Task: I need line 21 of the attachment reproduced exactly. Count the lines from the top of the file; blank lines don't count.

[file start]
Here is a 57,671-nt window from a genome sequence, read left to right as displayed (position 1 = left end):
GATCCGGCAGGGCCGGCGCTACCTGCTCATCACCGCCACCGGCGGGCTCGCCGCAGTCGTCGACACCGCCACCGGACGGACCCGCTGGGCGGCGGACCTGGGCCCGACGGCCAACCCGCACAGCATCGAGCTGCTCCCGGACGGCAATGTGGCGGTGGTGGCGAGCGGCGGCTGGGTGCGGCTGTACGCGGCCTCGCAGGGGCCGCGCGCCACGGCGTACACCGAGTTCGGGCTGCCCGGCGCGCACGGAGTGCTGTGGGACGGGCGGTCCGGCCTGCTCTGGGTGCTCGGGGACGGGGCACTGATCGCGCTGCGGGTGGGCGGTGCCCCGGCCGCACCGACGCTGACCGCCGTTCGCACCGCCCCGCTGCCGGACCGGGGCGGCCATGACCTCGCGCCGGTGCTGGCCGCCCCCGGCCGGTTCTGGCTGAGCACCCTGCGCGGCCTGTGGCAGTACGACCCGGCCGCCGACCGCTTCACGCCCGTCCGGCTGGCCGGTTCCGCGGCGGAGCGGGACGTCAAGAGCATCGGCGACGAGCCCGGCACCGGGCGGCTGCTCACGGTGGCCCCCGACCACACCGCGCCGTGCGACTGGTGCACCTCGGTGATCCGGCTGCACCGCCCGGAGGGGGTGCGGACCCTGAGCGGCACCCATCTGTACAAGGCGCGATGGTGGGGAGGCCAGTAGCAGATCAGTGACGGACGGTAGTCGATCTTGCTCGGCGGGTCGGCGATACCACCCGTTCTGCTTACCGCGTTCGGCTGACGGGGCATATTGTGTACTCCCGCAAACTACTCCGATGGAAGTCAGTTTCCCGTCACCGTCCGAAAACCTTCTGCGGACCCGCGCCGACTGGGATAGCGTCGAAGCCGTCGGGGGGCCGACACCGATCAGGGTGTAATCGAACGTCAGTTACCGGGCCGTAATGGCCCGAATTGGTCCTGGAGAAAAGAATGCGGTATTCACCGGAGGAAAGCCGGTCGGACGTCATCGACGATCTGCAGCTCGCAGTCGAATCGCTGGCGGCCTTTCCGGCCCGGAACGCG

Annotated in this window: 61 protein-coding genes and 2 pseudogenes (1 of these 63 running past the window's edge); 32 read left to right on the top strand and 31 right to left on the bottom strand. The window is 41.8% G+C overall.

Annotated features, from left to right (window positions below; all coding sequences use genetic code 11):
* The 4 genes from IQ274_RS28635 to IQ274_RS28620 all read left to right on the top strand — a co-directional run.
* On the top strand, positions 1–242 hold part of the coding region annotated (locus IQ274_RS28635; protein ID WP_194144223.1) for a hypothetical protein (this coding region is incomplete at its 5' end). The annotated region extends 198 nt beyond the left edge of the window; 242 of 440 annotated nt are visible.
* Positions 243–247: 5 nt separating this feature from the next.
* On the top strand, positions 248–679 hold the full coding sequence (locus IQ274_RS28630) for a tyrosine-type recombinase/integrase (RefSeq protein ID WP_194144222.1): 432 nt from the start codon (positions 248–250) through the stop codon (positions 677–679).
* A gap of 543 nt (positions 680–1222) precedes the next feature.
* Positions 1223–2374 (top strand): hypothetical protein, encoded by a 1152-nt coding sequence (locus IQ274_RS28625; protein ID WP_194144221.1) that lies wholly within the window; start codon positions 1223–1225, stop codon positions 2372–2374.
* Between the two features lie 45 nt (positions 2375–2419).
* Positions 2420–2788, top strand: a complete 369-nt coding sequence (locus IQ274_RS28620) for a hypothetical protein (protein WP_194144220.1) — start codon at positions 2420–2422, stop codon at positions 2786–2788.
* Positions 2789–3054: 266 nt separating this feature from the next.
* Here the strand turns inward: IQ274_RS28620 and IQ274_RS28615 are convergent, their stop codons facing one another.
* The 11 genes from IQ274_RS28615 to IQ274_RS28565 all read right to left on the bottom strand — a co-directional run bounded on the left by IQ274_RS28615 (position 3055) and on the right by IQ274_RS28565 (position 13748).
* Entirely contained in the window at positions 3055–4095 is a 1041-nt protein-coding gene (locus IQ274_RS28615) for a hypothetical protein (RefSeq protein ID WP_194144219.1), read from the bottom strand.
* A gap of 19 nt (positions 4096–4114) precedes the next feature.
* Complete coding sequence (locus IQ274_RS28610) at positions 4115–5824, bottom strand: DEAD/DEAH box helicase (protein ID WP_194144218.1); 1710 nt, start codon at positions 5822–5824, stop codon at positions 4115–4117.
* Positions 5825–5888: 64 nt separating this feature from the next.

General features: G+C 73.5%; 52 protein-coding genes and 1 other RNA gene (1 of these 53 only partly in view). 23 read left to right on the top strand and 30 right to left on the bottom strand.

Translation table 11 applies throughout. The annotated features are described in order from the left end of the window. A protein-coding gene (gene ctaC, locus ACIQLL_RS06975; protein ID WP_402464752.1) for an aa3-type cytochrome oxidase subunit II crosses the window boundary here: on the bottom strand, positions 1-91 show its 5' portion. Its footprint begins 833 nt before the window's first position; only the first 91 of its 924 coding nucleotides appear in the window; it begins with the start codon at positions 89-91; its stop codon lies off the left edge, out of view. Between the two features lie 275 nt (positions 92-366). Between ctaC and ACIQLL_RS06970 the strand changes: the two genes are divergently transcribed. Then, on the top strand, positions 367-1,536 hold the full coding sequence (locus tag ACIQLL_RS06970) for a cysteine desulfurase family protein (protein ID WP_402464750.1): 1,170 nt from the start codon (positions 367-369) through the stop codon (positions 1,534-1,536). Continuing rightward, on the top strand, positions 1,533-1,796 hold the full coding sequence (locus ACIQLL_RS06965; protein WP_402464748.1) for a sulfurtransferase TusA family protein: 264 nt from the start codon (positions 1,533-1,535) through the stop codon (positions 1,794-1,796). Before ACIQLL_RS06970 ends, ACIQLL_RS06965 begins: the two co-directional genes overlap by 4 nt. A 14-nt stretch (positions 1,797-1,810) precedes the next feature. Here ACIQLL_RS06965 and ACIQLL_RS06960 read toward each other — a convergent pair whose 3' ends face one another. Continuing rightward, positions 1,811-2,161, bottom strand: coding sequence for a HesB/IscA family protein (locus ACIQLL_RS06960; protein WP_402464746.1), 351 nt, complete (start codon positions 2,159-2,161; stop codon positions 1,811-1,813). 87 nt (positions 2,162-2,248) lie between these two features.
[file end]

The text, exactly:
Translation table 11 applies throughout. The annotated features are described in order from the left end of the window. A protein-coding gene (gene ctaC, locus ACIQLL_RS06975; protein ID WP_402464752.1) for an aa3-type cytochrome oxidase subunit II crosses the window boundary here: on the bottom strand, positions 1-91 show its 5' portion. Its footprint begins 833 nt before the window's first position; only the first 91 of its 924 coding nucleotides appear in the window; it begins with the start codon at positions 89-91; its stop codon lies off the left edge, out of view. Between the two features lie 275 nt (positions 92-366). Between ctaC and ACIQLL_RS06970 the strand changes: the two genes are divergently transcribed. Then, on the top strand, positions 367-1,536 hold the full coding sequence (locus tag ACIQLL_RS06970) for a cysteine desulfurase family protein (protein ID WP_402464750.1): 1,170 nt from the start codon (positions 367-369) through the stop codon (positions 1,534-1,536). Continuing rightward, on the top strand, positions 1,533-1,796 hold the full coding sequence (locus ACIQLL_RS06965; protein WP_402464748.1) for a sulfurtransferase TusA family protein: 264 nt from the start codon (positions 1,533-1,535) through the stop codon (positions 1,794-1,796). Before ACIQLL_RS06970 ends, ACIQLL_RS06965 begins: the two co-directional genes overlap by 4 nt. A 14-nt stretch (positions 1,797-1,810) precedes the next feature. Here ACIQLL_RS06965 and ACIQLL_RS06960 read toward each other — a convergent pair whose 3' ends face one another. Continuing rightward, positions 1,811-2,161, bottom strand: coding sequence for a HesB/IscA family protein (locus ACIQLL_RS06960; protein WP_402464746.1), 351 nt, complete (start codon positions 2,159-2,161; stop codon positions 1,811-1,813). 87 nt (positions 2,162-2,248) lie between these two features.